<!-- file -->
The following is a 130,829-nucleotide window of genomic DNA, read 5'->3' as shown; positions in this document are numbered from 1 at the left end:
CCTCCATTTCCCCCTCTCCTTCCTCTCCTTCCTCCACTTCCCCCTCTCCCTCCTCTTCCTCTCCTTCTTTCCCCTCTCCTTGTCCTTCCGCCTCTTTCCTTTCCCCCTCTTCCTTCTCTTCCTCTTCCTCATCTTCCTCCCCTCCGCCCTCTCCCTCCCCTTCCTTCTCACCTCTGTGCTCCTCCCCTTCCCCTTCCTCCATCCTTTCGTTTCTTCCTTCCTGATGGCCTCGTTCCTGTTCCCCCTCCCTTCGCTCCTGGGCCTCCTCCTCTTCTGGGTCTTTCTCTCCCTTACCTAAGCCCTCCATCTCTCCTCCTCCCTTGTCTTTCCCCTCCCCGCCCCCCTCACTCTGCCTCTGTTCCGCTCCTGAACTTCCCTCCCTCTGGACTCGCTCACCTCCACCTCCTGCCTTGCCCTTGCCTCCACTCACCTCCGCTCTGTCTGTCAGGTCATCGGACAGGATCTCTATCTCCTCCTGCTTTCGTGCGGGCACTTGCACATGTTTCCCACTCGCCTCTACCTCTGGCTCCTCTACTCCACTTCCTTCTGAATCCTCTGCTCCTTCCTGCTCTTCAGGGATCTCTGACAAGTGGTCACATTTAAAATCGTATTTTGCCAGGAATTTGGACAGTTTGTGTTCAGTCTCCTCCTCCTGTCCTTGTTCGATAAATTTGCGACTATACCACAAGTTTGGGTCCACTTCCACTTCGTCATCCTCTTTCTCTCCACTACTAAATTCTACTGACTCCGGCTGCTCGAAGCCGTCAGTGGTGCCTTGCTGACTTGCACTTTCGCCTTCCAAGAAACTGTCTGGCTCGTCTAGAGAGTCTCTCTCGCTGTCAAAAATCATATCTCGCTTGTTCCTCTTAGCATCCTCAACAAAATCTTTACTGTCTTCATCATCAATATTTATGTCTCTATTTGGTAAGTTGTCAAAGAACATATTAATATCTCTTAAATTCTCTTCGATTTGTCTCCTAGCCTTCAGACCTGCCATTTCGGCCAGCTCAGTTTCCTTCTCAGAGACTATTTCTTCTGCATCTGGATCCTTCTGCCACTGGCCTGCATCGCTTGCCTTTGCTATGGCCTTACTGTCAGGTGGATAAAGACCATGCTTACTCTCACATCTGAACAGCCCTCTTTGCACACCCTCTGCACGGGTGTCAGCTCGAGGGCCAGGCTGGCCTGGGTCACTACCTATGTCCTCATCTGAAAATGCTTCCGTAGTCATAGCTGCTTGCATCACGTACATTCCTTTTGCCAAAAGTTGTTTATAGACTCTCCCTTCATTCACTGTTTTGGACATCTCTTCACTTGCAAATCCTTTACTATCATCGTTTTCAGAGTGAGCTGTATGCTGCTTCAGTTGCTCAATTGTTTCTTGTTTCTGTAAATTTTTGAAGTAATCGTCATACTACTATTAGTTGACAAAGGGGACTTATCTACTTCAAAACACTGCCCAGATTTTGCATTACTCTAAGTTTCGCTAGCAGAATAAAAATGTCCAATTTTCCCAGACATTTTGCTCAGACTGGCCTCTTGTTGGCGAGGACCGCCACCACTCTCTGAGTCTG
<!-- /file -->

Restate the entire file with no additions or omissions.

The following is a 130,829-nucleotide window of genomic DNA, read 5'->3' as shown; positions in this document are numbered from 1 at the left end:
CCTCCATTTCCCCCTCTCCTTCCTCTCCTTCCTCCACTTCCCCCTCTCCCTCCTCTTCCTCTCCTTCTTTCCCCTCTCCTTGTCCTTCCGCCTCTTTCCTTTCCCCCTCTTCCTTCTCTTCCTCTTCCTCATCTTCCTCCCCTCCGCCCTCTCCCTCCCCTTCCTTCTCACCTCTGTGCTCCTCCCCTTCCCCTTCCTCCATCCTTTCGTTTCTTCCTTCCTGATGGCCTCGTTCCTGTTCCCCCTCCCTTCGCTCCTGGGCCTCCTCCTCTTCTGGGTCTTTCTCTCCCTTACCTAAGCCCTCCATCTCTCCTCCTCCCTTGTCTTTCCCCTCCCCGCCCCCCTCACTCTGCCTCTGTTCCGCTCCTGAACTTCCCTCCCTCTGGACTCGCTCACCTCCACCTCCTGCCTTGCCCTTGCCTCCACTCACCTCCGCTCTGTCTGTCAGGTCATCGGACAGGATCTCTATCTCCTCCTGCTTTCGTGCGGGCACTTGCACATGTTTCCCACTCGCCTCTACCTCTGGCTCCTCTACTCCACTTCCTTCTGAATCCTCTGCTCCTTCCTGCTCTTCAGGGATCTCTGACAAGTGGTCACATTTAAAATCGTATTTTGCCAGGAATTTGGACAGTTTGTGTTCAGTCTCCTCCTCCTGTCCTTGTTCGATAAATTTGCGACTATACCACAAGTTTGGGTCCACTTCCACTTCGTCATCCTCTTTCTCTCCACTACTAAATTCTACTGACTCCGGCTGCTCGAAGCCGTCAGTGGTGCCTTGCTGACTTGCACTTTCGCCTTCCAAGAAACTGTCTGGCTCGTCTAGAGAGTCTCTCTCGCTGTCAAAAATCATATCTCGCTTGTTCCTCTTAGCATCCTCAACAAAATCTTTACTGTCTTCATCATCAATATTTATGTCTCTATTTGGTAAGTTGTCAAAGAACATATTAATATCTCTTAAATTCTCTTCGATTTGTCTCCTAGCCTTCAGACCTGCCATTTCGGCCAGCTCAGTTTCCTTCTCAGAGACTATTTCTTCTGCATCTGGATCCTTCTGCCACTGGCCTGCATCGCTTGCCTTTGCTATGGCCTTACTGTCAGGTGGATAAAGACCATGCTTACTCTCACATCTGAACAGCCCTCTTTGCACACCCTCTGCACGGGTGTCAGCTCGAGGGCCAGGCTGGCCTGGGTCACTACCTATGTCCTCATCTGAAAATGCTTCCGTAGTCATAGCTGCTTGCATCACGTACATTCCTTTTGCCAAAAGTTGTTTATAGACTCTCCCTTCATTCACTGTTTTGGACATCTCTTCACTTGCAAATCCTTTACTATCATCGTTTTCAGAGTGAGCTGTATGCTGCTTCAGTTGCTCAATTGTTTCTTGTTTCTGTAAATTTTTGAAGTAATCGTCATACTACTATTAGTTGACAAAGGGGACTTATCTACTTCAAAACACTGCCCAGATTTTGCATTACTCTAAGTTTCGCTAGCAGAATAAAAATGTCCAATTTTCCCAGACATTTTGCTCAGACTGGCCTCTTGTTGGCGAGGACCGCCACCACTCTCTGAGTCTG